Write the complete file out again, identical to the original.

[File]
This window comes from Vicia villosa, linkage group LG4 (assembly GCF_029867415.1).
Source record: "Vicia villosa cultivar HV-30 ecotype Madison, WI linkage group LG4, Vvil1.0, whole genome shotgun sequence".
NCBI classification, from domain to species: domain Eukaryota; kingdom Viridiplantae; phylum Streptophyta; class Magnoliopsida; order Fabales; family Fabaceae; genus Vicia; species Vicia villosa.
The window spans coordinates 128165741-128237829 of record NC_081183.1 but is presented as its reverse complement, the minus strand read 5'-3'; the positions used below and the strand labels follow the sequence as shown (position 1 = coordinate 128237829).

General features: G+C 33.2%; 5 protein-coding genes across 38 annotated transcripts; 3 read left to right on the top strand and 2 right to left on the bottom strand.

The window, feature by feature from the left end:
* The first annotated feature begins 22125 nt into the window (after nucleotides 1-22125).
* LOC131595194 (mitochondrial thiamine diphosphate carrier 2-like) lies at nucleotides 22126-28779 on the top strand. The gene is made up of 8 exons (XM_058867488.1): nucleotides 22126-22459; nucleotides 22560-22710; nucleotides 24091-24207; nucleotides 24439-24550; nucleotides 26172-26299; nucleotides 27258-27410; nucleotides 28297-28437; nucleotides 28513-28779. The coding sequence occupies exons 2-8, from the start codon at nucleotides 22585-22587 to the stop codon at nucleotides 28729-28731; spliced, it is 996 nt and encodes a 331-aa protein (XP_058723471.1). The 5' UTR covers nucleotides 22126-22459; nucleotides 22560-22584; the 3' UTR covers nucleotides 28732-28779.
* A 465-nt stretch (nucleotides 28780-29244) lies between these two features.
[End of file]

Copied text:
This window comes from Vicia villosa, linkage group LG4 (assembly GCF_029867415.1).
Source record: "Vicia villosa cultivar HV-30 ecotype Madison, WI linkage group LG4, Vvil1.0, whole genome shotgun sequence".
NCBI classification, from domain to species: domain Eukaryota; kingdom Viridiplantae; phylum Streptophyta; class Magnoliopsida; order Fabales; family Fabaceae; genus Vicia; species Vicia villosa.
The window spans coordinates 128165741-128237829 of record NC_081183.1 but is presented as its reverse complement, the minus strand read 5'-3'; the positions used below and the strand labels follow the sequence as shown (position 1 = coordinate 128237829).

General features: G+C 33.2%; 5 protein-coding genes across 38 annotated transcripts; 3 read left to right on the top strand and 2 right to left on the bottom strand.

The window, feature by feature from the left end:
* The first annotated feature begins 22125 nt into the window (after nucleotides 1-22125).
* LOC131595194 (mitochondrial thiamine diphosphate carrier 2-like) lies at nucleotides 22126-28779 on the top strand. The gene is made up of 8 exons (XM_058867488.1): nucleotides 22126-22459; nucleotides 22560-22710; nucleotides 24091-24207; nucleotides 24439-24550; nucleotides 26172-26299; nucleotides 27258-27410; nucleotides 28297-28437; nucleotides 28513-28779. The coding sequence occupies exons 2-8, from the start codon at nucleotides 22585-22587 to the stop codon at nucleotides 28729-28731; spliced, it is 996 nt and encodes a 331-aa protein (XP_058723471.1). The 5' UTR covers nucleotides 22126-22459; nucleotides 22560-22584; the 3' UTR covers nucleotides 28732-28779.
* A 465-nt stretch (nucleotides 28780-29244) lies between these two features.